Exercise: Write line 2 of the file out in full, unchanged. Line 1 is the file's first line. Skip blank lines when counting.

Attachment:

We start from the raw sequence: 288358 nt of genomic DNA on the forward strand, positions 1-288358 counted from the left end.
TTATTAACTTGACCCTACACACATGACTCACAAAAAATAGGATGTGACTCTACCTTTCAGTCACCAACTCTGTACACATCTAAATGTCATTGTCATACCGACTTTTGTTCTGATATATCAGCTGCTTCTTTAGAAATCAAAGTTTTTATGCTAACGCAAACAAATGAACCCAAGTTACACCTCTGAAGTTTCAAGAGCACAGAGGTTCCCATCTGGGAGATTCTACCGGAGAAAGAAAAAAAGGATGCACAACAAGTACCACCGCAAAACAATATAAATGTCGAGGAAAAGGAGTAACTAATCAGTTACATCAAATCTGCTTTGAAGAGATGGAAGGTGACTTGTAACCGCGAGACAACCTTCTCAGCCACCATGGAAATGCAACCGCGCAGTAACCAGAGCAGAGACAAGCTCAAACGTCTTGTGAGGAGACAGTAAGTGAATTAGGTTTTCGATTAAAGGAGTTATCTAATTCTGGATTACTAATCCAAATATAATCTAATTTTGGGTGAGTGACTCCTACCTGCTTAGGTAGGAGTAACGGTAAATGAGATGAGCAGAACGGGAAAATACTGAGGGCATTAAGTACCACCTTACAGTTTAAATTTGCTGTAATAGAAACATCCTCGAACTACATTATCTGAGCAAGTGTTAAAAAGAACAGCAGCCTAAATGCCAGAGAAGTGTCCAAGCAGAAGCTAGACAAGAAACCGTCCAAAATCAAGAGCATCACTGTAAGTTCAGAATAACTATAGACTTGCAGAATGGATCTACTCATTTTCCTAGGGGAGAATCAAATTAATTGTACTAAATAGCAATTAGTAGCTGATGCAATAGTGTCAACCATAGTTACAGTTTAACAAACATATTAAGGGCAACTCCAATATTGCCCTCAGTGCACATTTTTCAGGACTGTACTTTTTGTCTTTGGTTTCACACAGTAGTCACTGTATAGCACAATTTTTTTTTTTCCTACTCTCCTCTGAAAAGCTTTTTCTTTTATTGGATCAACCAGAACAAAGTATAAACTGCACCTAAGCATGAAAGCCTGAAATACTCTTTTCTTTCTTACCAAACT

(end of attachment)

TTATTAACTTGACCCTACACACATGACTCACAAAAAATAGGATGTGACTCTACCTTTCAGTCACCAACTCTGTACACATCTAAATGTCATTGTCATACCGACTTTTGTTCTGATATATCAGCTGCTTCTTTAGAAATCAAAGTTTTTATGCTAACGCAAACAAATGAACCCAAGTTACACCTCTGAAGTTTCAAGAGCACAGAGGTTCCCATCTGGGAGATTCTACCGGAGAAAGAAAAAAAGGATGCACAACAAGTACCACCGCAAAACAATATAAATGTCGAGGAAAAGGAGTAACTAATCAGTTACATCAAATCTGCTTTGAAGAGATGGAAGGTGACTTGTAACCGCGAGACAACCTTCTCAGCCACCATGGAAATGCAACCGCGCAGTAACCAGAGCAGAGACAAGCTCAAACGTCTTGTGAGGAGACAGTAAGTGAATTAGGTTTTCGATTAAAGGAGTTATCTAATTCTGGATTACTAATCCAAATATAATCTAATTTTGGGTGAGTGACTCCTACCTGCTTAGGTAGGAGTAACGGTAAATGAGATGAGCAGAACGGGAAAATACTGAGGGCATTAAGTACCACCTTACAGTTTAAATTTGCTGTAATAGAAACATCCTCGAACTACATTATCTGAGCAAGTGTTAAAAAGAACAGCAGCCTAAATGCCAGAGAAGTGTCCAAGCAGAAGCTAGACAAGAAACCGTCCAAAATCAAGAGCATCACTGTAAGTTCAGAATAACTATAGACTTGCAGAATGGATCTACTCATTTTCCTAGGGGAGAATCAAATTAATTGTACTAAATAGCAATTAGTAGCTGATGCAATAGTGTCAACCATAGTTACAGTTTAACAAACATATTAAGGGCAACTCCAATATTGCCCTCAGTGCACATTTTTCAGGACTGTACTTTTTGTCTTTGGTTTCACACAGTAGTCACTGTATAGCACAATTTTTTTTTTTCCTACTCTCCTCTGAAAAGCTTTTTCTTTTATTGGATCAACCAGAACAAAGTATAAACTGCACCTAAGCATGAAAGCCTGAAATACTCTTTTCTTTCTTACCAAACT